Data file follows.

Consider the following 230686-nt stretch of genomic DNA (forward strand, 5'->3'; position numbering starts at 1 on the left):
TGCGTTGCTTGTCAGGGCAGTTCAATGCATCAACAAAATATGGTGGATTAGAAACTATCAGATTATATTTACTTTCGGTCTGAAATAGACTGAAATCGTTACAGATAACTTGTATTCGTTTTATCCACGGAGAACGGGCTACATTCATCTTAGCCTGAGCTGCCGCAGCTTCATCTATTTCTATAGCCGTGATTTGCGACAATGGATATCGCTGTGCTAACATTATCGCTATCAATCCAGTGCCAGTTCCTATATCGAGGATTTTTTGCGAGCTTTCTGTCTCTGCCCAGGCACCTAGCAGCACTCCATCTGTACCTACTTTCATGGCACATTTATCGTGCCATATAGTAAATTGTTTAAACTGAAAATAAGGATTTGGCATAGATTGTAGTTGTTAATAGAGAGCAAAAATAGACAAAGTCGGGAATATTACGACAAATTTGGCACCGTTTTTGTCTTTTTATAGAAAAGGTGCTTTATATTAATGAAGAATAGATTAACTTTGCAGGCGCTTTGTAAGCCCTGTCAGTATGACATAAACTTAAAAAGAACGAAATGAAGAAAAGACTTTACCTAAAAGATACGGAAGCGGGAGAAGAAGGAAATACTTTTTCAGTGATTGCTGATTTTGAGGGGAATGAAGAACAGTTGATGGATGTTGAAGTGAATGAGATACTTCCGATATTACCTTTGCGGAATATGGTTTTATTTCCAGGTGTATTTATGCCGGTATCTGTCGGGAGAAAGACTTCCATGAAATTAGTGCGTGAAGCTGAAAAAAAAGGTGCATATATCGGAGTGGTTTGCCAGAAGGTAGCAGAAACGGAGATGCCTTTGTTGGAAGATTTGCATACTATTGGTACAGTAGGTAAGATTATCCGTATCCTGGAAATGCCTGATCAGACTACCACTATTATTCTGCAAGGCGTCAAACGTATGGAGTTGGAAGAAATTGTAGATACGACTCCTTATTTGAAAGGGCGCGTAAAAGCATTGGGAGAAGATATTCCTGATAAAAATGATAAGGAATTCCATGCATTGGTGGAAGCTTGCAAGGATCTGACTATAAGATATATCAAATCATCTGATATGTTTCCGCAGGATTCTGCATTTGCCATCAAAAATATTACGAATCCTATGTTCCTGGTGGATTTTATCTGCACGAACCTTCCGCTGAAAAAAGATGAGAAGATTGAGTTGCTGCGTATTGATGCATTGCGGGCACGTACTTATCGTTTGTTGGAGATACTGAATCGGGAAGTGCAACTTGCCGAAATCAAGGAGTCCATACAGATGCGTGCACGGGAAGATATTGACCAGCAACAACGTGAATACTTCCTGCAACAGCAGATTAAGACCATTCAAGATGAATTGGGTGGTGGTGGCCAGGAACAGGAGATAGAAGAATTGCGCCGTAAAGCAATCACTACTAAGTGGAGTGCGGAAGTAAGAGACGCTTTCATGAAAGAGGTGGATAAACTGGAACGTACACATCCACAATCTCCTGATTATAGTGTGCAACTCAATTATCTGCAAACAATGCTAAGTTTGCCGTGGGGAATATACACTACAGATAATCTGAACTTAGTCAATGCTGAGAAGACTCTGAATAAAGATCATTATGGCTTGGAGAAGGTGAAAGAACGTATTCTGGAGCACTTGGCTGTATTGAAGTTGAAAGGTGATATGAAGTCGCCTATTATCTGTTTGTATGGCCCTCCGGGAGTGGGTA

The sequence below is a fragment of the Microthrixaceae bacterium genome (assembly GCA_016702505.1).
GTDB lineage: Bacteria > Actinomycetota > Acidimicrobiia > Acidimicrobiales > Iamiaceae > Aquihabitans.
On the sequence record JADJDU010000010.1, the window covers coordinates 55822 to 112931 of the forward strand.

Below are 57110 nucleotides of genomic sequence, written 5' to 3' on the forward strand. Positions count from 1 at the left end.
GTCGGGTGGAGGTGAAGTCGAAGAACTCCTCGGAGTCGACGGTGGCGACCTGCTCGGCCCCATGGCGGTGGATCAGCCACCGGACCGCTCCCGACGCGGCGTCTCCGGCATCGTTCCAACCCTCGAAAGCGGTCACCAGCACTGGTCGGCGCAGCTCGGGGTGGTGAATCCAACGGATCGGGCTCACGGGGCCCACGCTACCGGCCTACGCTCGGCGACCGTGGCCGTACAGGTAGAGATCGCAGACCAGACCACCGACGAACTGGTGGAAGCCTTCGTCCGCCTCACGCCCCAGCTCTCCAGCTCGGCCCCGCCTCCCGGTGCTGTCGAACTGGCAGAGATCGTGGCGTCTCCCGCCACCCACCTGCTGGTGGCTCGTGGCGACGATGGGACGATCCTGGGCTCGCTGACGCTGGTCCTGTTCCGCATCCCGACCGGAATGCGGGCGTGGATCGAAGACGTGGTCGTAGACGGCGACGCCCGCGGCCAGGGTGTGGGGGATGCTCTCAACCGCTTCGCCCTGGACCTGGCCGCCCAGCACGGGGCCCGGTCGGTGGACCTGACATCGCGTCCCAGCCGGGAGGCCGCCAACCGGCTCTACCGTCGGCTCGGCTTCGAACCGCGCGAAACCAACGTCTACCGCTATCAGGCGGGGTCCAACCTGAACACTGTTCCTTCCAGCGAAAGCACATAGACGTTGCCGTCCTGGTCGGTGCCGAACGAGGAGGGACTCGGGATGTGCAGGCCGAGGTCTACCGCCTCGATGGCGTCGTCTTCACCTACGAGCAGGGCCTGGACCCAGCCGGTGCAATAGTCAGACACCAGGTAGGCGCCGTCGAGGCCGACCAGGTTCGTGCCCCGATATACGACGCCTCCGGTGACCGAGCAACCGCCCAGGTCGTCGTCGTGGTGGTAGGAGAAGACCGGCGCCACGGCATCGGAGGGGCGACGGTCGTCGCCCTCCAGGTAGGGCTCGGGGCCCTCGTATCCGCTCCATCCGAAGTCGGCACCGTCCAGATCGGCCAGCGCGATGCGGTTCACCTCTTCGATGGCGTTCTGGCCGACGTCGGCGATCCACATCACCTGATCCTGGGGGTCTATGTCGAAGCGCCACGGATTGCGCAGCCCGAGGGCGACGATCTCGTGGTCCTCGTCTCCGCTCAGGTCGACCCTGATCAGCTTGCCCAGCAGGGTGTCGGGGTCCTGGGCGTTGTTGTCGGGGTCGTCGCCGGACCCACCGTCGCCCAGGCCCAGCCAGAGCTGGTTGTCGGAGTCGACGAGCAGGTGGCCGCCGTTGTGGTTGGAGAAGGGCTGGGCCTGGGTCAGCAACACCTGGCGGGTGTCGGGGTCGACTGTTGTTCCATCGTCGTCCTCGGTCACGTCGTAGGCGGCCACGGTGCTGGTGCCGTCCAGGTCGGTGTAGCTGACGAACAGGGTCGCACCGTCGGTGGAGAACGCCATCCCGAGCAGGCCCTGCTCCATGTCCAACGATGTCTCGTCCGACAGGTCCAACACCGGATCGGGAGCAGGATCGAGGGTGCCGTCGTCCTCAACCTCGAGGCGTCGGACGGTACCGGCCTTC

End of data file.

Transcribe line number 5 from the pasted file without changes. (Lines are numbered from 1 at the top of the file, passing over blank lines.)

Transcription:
On the sequence record JADJDU010000010.1, the window covers coordinates 55822 to 112931 of the forward strand.